Minister under pressure to change laws before election
Published 19/01/2016 | 02:30
Justice Minister Frances Fitzgerald is facing growing pressure to act before the General Election to change legislation that allows the garda watchdog to snoop on the phone records of journalists.
The Irish Independent understands that Ms Fitzgerald will bring a memo to Cabinet today seeking approval to appoint an "eminent person" to review the legislation that gives GSOC the right to access phone records.
Sources said the review will focus exclusively on how our data retention law relates to journalists and compare this with international best practice.
"We are not hanging around on this," said a justice source.
Ms Fitzgerald had initially said she would order a 'scoping exercise' to look at the legislation but amid a major backlash is now set to take a much stronger approach.
Following the public statements by Taoiseach Enda Kenny and Tánaiste Joan Burton yesterday on GSOC, she will ask the Cabinet to approve the appointment of a legal professional to review the situation as early as today.
"If the review comes back with a recommendation that changes to legislation are needed then work will begin on that immediately," said a source.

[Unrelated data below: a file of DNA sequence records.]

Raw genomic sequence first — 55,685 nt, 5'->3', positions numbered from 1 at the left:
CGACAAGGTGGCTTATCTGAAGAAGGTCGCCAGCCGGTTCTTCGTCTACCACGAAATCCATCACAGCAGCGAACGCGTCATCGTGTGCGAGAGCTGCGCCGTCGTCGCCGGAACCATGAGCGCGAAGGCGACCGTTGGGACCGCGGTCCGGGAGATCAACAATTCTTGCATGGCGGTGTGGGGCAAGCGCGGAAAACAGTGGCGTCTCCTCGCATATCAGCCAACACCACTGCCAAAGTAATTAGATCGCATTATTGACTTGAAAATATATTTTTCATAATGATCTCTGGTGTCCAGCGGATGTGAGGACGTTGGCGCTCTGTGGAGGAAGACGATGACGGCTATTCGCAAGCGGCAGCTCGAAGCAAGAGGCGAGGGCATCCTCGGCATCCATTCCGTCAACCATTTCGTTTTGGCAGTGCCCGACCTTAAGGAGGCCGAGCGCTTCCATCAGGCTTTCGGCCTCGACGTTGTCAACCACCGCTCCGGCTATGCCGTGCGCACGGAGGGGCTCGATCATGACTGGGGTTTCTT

One of the journalists who is at the centre of the controversy, Conor Feehan, last night welcomed the new impetus.
Mr Feehan, who works for Independent News and Media, noted that it had taken five days since the revelations initially emerged for a coherent Government response.
"This is how long it has taken them to realise the gravity of the situation and how it affects the wider democratic society," he said.
"The accessing of private phone records is not just a matter that journalists need to be wary of.
"Everybody could potentially be a target of such snooping under the current laws as they stand." The Government is currently facing a High Court challenge to laws which allow such snooping, as well as data retention laws.
The case is being taken by campaign group Digital Rights Ireland, which has already succeeded in striking down an EU data retention directive.
Under Irish laws, telecommunications companies must keep phone records for two years and email and internet records for 12 months.
Digital Rights Ireland said that, at a minimum, it is seeking to have a layer of judicial oversight introduced.
Sinn Féin justice spokesman Pádraig Mac Lochlainn called on Ms Fitzgerald to tell the Dáil how many journalists have been monitored.
"The seemingly routine nature of self-warranted investigation into journalists' sources is a very worrying insight into the inner workings of those who are meant to defend the public good," he said.
The National Union of Journalists said that Ms Fitzgerald should immediately draft legislative changes, in order to adequately address the situation before the current Government is dissolved.
"There is all-party agreement on the need for a legislative fix and on that basis it seems to me that legislation could be brought forward very quickly," the Irish Secretary of the NUJ, Seamus Dooley, said.
"There is not a heavy legislative programme between now and (the) election. It would be possible for the whips to sit down and agree to legislate very quickly."
He added that international best practice is based on the European Convention of Human Rights, which recognises the right to freedom of expression.